Although the local populations share a close ancestral relationship, the differences observed in the expression and magnitude of mandibular sexual dimorphism may have been influenced by several factors, including differential admixture with adjacent populations (particularly the Khoisan – see Franklin et al.25). There is also good evidence showing that dietary factors can influence the expression of sexual dimorphism.57 It has been proposed that males are more susceptible to fluctuations in nutritional quality, hence growth is reduced to a greater degree than in females, thus resulting in a more equal body size and reduced dimorphism.52,58,59 Basically, this means that under conditions of inadequate nutrition, males are achieving a lower percentage of their genetic growth potential than females.60

Further, it is also known that the nature of the division of labour and other cultural activities result in differential mechanical loading and musculoskeletal development, which can contribute to variation in the pattern and degree of sexual dimorphism in a population.58,61,62 There is a considerable literature demonstrating how functional loading affects hominid mandibular morphology (e.g. refs 63–65). Moss66 demonstrated that hypertrophy of the masseter muscle is associated with expansion and flaring of the angular process. Cultural activities, such as daily chewing of a tough material (pine resin), has been shown to increase facial height, with other flow-on effects to the mandible, including, but not limited to, increased prognathism and a reduction in gonial angle.67 It is clearly evident that populational variability in the expression of sexual dimorphism is likely to be influenced by the complex interaction of many biological, environmental and cultural factors.

Lastly, it is well known in the literature that the most accurate sex determinations are made using population-specific data.10,68 Although we demonstrated a small degree of variation in the expression of sexually dimorphic features in the local populations, these differences are unlikely to have great forensic utility, simply because the subdivisions within South African populations are rapidly diminishing—the result of increasing admixture and the dissolution of once prohibitive cultural barriers. In forensic cases, furthermore, the local population of a recovered individual is generally unknown, thus the pooled sample data are the most appropriate to consult.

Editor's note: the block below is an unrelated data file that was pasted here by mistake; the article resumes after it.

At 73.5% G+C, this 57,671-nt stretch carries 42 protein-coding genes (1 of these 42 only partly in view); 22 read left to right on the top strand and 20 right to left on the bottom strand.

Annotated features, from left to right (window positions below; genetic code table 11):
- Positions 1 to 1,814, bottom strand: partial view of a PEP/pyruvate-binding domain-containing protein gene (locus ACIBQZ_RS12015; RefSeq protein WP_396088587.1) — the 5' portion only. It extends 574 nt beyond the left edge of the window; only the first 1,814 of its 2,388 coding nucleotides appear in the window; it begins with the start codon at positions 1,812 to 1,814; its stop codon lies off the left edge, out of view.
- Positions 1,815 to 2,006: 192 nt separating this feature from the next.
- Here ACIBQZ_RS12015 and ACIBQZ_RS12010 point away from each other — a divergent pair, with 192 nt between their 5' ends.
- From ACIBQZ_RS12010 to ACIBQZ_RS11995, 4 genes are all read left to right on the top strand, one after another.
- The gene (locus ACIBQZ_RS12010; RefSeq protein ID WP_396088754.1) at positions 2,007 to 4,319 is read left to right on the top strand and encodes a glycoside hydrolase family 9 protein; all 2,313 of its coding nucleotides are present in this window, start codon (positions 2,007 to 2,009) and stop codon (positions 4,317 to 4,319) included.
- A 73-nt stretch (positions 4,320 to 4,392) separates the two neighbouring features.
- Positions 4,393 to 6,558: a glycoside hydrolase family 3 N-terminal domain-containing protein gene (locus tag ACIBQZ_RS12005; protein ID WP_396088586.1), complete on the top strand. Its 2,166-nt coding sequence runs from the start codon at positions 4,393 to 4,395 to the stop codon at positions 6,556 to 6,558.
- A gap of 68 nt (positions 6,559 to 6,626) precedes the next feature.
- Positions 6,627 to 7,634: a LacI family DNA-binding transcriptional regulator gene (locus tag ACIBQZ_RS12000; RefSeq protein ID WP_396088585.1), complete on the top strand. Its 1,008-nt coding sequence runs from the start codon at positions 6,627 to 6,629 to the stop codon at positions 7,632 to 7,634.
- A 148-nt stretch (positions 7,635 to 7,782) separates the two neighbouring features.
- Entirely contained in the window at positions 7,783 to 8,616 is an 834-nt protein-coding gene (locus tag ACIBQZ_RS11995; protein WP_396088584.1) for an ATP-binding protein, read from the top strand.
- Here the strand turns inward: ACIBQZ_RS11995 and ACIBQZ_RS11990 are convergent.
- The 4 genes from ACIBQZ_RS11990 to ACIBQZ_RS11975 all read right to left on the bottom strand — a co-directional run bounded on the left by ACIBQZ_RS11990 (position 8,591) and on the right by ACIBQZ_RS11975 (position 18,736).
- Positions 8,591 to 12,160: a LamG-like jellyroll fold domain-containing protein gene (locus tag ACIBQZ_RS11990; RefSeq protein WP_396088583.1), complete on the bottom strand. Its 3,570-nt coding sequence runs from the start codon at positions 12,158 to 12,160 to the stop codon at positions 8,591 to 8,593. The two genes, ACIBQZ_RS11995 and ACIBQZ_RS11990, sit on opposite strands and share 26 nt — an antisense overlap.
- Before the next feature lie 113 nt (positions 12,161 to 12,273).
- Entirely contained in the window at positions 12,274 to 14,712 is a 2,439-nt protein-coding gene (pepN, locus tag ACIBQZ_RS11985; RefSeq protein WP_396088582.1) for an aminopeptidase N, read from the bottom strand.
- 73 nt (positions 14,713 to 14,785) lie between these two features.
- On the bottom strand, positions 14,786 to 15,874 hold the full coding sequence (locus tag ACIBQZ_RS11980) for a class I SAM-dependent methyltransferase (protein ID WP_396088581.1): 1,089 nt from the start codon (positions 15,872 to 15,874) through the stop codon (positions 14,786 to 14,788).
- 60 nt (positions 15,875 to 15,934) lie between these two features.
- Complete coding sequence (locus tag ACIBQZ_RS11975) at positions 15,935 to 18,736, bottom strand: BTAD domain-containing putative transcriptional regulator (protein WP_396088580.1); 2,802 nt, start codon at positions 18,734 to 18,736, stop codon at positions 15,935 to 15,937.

Conclusions

This study further demonstrates that geometric morphometric methods are a valuable tool for elucidating morphological differences related to sexual dimorphism. Our analyses showed highly significant size and shape dimorphism in the samples examined; the condyle and ramus were consistently the most dimorphic regions of the mandible. The forensic investigator in South Africa can use the sex-specific shape features identified in this study as a potential source of population-specific data useful for assigning sex in unknown remains. Finally, after reconciling the results of the present study with our earlier research on the cranium of individuals from the same South African populations,10,24 we can confidently assert that the mandible is an equally suitable element in terms of potential sex classification accuracy.

We thank P.V. Tobias of the Department of Anatomical Sciences, University of the Witwatersrand, for access to the Raymond A. Dart Collection of Human Skeletons. Technical assistance with the Dart collection was provided by E. Mofokeng and was much appreciated. Funding was provided by Australian Research Council Discovery Grant DP0557157.

 

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Received 7 November 2007. Accepted 18 March 2008.

 

 

* Author for correspondence. E-mail: daniel.franklin@uwa.edu.au